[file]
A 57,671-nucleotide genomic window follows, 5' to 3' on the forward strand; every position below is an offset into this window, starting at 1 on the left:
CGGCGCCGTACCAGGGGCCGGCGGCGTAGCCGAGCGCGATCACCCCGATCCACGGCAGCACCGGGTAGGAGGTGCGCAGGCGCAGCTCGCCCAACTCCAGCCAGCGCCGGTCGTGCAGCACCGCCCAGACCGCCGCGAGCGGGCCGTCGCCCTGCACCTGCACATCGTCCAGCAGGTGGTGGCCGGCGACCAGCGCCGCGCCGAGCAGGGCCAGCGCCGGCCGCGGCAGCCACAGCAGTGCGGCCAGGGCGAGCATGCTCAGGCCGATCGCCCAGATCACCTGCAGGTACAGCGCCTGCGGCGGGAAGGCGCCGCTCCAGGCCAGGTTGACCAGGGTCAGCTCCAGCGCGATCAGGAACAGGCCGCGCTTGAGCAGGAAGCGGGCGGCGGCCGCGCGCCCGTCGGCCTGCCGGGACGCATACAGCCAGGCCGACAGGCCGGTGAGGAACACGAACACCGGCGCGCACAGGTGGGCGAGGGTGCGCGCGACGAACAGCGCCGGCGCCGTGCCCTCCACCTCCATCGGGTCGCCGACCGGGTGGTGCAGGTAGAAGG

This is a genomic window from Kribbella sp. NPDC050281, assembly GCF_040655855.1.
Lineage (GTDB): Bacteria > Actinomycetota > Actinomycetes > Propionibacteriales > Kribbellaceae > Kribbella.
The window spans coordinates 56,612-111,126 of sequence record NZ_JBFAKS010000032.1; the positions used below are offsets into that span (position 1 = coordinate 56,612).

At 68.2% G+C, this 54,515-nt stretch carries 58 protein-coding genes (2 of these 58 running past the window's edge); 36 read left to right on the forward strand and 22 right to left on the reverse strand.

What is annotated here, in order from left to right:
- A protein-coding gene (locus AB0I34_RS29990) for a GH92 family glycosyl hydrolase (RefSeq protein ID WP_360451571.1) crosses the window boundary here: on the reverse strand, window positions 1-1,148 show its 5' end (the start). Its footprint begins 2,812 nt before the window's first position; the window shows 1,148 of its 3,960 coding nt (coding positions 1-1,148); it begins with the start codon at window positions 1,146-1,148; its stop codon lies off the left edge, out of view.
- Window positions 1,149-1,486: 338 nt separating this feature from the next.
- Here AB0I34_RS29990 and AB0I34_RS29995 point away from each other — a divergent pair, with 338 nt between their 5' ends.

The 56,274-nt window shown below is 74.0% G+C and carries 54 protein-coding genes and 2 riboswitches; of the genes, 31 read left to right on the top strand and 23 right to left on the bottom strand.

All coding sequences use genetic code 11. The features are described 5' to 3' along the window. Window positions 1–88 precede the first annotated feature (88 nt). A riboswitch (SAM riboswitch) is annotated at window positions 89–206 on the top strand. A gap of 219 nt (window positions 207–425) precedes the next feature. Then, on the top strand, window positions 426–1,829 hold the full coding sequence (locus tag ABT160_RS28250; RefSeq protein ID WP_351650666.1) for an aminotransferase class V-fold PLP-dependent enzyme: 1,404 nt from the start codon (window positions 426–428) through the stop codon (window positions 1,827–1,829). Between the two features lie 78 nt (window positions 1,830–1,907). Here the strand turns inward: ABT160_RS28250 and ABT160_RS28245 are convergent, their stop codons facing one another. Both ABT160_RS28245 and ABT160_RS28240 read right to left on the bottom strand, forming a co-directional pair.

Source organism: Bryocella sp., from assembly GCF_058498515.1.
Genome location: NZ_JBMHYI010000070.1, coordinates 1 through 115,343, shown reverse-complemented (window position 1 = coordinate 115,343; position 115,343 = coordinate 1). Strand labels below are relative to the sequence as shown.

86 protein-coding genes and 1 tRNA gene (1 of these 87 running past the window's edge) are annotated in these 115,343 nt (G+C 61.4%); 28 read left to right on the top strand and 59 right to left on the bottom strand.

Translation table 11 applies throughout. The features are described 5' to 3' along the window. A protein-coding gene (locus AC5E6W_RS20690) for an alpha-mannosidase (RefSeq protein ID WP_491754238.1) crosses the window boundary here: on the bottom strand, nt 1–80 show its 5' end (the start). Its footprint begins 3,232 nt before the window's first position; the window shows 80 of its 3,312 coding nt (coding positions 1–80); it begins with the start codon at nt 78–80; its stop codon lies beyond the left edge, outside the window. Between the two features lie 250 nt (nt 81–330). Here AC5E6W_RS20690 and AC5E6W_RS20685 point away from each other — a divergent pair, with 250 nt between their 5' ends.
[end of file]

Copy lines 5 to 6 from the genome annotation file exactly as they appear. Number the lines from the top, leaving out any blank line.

The window spans coordinates 56,612-111,126 of sequence record NZ_JBFAKS010000032.1; the positions used below are offsets into that span (position 1 = coordinate 56,612).

At 68.2% G+C, this 54,515-nt stretch carries 58 protein-coding genes (2 of these 58 running past the window's edge); 36 read left to right on the forward strand and 22 right to left on the reverse strand.